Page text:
Pat McGann

Stand-up comedian Pat McGann with wife Sara and son Elliot at a Chicago White Sox game, where Elliot threw the first pitch. Photo courtesy of Pat McGann

 

In late April, the comedy show I co-produce, “All that Good Stuff,” had a stacked line up of hilarious Chicago comedians for a sold out show at The Elm restaurant in LaGrange, my hometown. Considering I chose the comics that would perform and knew the majority of the audience, I was confident the show would be a huge success.

What I didn’t expect was for Pat McGann to show up and perform 20 minutes of new material based around his life at home during the pandemic. To no one’s surprise, Pat crushed it. Shortly after our show at The Elm, I was lucky enough to talk to Pat and hear his personal stand-up journey, how he balances his life on the road and his advice to new comics.

Pat’s first comedy special, “When's Mom Gonna Be Home?” was released in July of 2020 and was shot right here at The VIC Theater in Lakeview. It was produced by fellow Chicagoan and comedian Sebastian Mansicalco. Prior to the pandemic, Pat had been opening for Maniscalo all over the country from Madison Square Garden to the United Center and everywhere in between.

When did you start comedy?

In September of 2007, I was 31. I scouted out some spots that felt most like a club and found the Chicago Performing Arts Center. Dave Odd was the host and I was close to the end of the list to go up on stage. I brought my sister and Sara (McGann’s then girlfriend, now wife). I wanted to leave, I was really nervous. I forgot some of my material and was thrown off by not being able to see the audience and the bright light.

What inspired you to be a comedian?

I always was writing stuff but never on stage, but Sara was encouraging.

Your wife, Sara, is really funny—has she ever wanted to try it?

She is very funny! She'll make comments, but I don’t think she’d ever want to do it.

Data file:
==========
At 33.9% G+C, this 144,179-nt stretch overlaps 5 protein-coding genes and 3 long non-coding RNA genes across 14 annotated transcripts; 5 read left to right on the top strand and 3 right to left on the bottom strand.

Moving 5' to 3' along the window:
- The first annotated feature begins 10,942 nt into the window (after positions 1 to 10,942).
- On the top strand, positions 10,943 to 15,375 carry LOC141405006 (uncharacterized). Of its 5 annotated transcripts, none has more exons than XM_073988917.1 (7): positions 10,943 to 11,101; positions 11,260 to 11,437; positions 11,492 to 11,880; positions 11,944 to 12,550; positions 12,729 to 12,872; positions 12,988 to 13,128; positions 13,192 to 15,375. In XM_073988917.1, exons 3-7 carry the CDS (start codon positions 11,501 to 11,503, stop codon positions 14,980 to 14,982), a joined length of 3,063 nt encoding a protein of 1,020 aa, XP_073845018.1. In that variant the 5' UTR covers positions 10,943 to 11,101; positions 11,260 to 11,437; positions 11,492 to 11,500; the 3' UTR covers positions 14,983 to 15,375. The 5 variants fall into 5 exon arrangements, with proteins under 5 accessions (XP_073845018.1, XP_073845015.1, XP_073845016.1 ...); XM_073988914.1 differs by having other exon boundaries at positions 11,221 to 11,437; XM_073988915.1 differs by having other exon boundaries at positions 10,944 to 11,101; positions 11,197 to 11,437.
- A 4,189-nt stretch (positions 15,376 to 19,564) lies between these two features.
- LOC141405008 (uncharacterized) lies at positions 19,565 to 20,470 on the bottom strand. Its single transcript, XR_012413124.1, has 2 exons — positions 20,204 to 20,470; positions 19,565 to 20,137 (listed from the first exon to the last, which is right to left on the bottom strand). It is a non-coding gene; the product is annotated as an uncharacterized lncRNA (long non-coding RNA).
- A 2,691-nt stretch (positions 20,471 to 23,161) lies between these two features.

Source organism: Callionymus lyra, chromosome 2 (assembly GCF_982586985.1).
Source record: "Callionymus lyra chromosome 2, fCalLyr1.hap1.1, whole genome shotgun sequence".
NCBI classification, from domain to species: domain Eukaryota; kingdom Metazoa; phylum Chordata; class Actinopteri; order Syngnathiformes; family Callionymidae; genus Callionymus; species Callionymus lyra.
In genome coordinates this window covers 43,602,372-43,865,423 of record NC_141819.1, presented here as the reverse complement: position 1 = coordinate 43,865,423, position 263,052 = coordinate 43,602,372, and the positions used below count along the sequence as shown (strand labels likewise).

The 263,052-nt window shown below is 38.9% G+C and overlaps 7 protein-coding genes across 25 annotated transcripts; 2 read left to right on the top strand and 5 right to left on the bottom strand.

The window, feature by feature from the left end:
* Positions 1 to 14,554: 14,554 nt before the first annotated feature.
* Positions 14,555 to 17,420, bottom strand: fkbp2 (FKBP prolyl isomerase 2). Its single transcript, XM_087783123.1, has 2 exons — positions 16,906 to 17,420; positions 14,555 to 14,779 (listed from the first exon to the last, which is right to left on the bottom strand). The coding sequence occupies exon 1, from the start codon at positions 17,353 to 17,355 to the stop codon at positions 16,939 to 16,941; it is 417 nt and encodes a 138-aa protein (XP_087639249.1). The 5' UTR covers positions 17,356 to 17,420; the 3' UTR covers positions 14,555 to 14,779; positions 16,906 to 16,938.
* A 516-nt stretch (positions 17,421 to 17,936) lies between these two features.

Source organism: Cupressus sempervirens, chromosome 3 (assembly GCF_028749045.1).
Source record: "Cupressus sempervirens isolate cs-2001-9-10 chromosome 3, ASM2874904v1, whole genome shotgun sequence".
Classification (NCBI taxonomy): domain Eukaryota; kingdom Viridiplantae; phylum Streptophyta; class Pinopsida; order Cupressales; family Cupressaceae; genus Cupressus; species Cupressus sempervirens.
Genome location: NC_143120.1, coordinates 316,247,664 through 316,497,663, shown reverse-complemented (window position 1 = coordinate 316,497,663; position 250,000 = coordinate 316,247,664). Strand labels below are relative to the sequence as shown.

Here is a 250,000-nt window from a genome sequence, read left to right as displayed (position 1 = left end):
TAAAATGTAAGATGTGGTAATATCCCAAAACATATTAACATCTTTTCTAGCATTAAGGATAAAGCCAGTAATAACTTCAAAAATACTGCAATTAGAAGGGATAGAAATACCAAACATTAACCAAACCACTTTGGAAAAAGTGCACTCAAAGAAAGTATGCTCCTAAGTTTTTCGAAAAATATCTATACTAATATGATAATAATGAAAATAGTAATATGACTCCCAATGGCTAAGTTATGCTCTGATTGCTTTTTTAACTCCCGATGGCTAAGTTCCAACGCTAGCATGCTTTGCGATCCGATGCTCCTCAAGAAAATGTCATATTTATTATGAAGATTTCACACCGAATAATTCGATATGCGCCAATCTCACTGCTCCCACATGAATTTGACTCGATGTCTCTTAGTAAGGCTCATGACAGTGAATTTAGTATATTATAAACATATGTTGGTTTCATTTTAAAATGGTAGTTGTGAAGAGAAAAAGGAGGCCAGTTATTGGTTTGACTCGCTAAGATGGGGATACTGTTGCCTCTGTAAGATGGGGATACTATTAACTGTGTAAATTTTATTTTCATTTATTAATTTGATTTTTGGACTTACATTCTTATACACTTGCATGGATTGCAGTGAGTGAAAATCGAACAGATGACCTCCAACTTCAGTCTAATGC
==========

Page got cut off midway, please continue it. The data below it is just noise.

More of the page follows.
You talk a lot about your kids during special, hence the name... did you always know you’d be a dad or wanted to be one?

Yeah, I think so. I think I just assumed I’d have a family one day without giving a whole lot of thought to it, which is crazy because I now realize what it’s all about.

How much material is based on your kids?

A significant amount. I try to base it on my life. I don’t have any friends anymore; I got no buddies. It’s not even intentional—it’s about what is going on in my life and how I can make it funny.

How do you balance life on the road with your family?

By the time I realized I was a dad, I had three kids and I just kind of woke up. After being at home for the past year, I am struggling with going back out there. I now know what I’ll be missing and my kids are so aware. I think it's going to be a big adjustment. I am also so excited about it and I appreciate the live shows so much more now—being on that Sebastian ride and performing in big theaters and arenas. I wasn't taking it for granted, but it happened really fast and I want to be able to appreciate that more—the day to day.

What is your favorite thing about comedy?

Connecting with people and laughing together. I think when you get that validation it’s so reassuring—people are seeing things your way and it’s nice to connect on that level.

Everyone who has done standup knows what it is like to have a rough night. Do you have any tips for comics who bomb and want to quit?

If you’re feeling that way constantly, maybe it’s not your thing. You have to have those nights and bomb and eat it. It’s good to have those humbling experiences because you work harder, focus on it more and self-critique. But if people want to quit, they should quit. Give up your dreams, get out of my way. 

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